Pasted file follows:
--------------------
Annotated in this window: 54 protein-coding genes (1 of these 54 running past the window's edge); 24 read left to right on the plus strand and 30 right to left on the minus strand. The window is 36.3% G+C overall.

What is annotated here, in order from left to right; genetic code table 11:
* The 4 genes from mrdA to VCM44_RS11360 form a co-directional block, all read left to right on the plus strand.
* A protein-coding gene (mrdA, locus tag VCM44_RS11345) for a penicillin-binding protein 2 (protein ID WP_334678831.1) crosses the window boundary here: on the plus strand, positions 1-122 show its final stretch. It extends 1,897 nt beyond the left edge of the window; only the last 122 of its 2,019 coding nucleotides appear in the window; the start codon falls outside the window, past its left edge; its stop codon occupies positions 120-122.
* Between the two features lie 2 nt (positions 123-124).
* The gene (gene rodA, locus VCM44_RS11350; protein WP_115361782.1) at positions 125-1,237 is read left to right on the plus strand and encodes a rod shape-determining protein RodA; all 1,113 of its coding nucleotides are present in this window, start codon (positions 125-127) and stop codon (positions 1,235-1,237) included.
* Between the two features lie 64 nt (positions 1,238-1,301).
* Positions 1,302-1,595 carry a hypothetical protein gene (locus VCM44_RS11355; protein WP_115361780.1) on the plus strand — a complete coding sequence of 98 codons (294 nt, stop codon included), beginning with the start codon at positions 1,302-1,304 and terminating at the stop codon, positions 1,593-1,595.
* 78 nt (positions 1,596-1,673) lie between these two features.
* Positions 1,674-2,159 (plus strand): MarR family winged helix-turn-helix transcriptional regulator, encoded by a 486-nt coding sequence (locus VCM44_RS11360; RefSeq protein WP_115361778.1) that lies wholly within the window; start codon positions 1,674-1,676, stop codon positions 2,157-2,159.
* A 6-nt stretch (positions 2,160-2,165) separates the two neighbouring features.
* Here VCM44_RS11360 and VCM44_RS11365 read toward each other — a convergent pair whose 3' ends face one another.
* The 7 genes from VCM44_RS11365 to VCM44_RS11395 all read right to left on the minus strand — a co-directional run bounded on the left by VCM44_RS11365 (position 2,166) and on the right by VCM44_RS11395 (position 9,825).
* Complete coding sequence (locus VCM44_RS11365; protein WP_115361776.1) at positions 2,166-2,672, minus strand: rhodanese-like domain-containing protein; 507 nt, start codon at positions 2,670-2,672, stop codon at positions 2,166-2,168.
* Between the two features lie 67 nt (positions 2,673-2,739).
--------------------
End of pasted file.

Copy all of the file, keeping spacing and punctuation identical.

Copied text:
Annotated in this window: 54 protein-coding genes (1 of these 54 running past the window's edge); 24 read left to right on the plus strand and 30 right to left on the minus strand. The window is 36.3% G+C overall.

What is annotated here, in order from left to right; genetic code table 11:
* The 4 genes from mrdA to VCM44_RS11360 form a co-directional block, all read left to right on the plus strand.
* A protein-coding gene (mrdA, locus tag VCM44_RS11345) for a penicillin-binding protein 2 (protein ID WP_334678831.1) crosses the window boundary here: on the plus strand, positions 1-122 show its final stretch. It extends 1,897 nt beyond the left edge of the window; only the last 122 of its 2,019 coding nucleotides appear in the window; the start codon falls outside the window, past its left edge; its stop codon occupies positions 120-122.
* Between the two features lie 2 nt (positions 123-124).
* The gene (gene rodA, locus VCM44_RS11350; protein WP_115361782.1) at positions 125-1,237 is read left to right on the plus strand and encodes a rod shape-determining protein RodA; all 1,113 of its coding nucleotides are present in this window, start codon (positions 125-127) and stop codon (positions 1,235-1,237) included.
* Between the two features lie 64 nt (positions 1,238-1,301).
* Positions 1,302-1,595 carry a hypothetical protein gene (locus VCM44_RS11355; protein WP_115361780.1) on the plus strand — a complete coding sequence of 98 codons (294 nt, stop codon included), beginning with the start codon at positions 1,302-1,304 and terminating at the stop codon, positions 1,593-1,595.
* 78 nt (positions 1,596-1,673) lie between these two features.
* Positions 1,674-2,159 (plus strand): MarR family winged helix-turn-helix transcriptional regulator, encoded by a 486-nt coding sequence (locus VCM44_RS11360; RefSeq protein WP_115361778.1) that lies wholly within the window; start codon positions 1,674-1,676, stop codon positions 2,157-2,159.
* A 6-nt stretch (positions 2,160-2,165) separates the two neighbouring features.
* Here VCM44_RS11360 and VCM44_RS11365 read toward each other — a convergent pair whose 3' ends face one another.
* The 7 genes from VCM44_RS11365 to VCM44_RS11395 all read right to left on the minus strand — a co-directional run bounded on the left by VCM44_RS11365 (position 2,166) and on the right by VCM44_RS11395 (position 9,825).
* Complete coding sequence (locus VCM44_RS11365; protein WP_115361776.1) at positions 2,166-2,672, minus strand: rhodanese-like domain-containing protein; 507 nt, start codon at positions 2,670-2,672, stop codon at positions 2,166-2,168.
* Between the two features lie 67 nt (positions 2,673-2,739).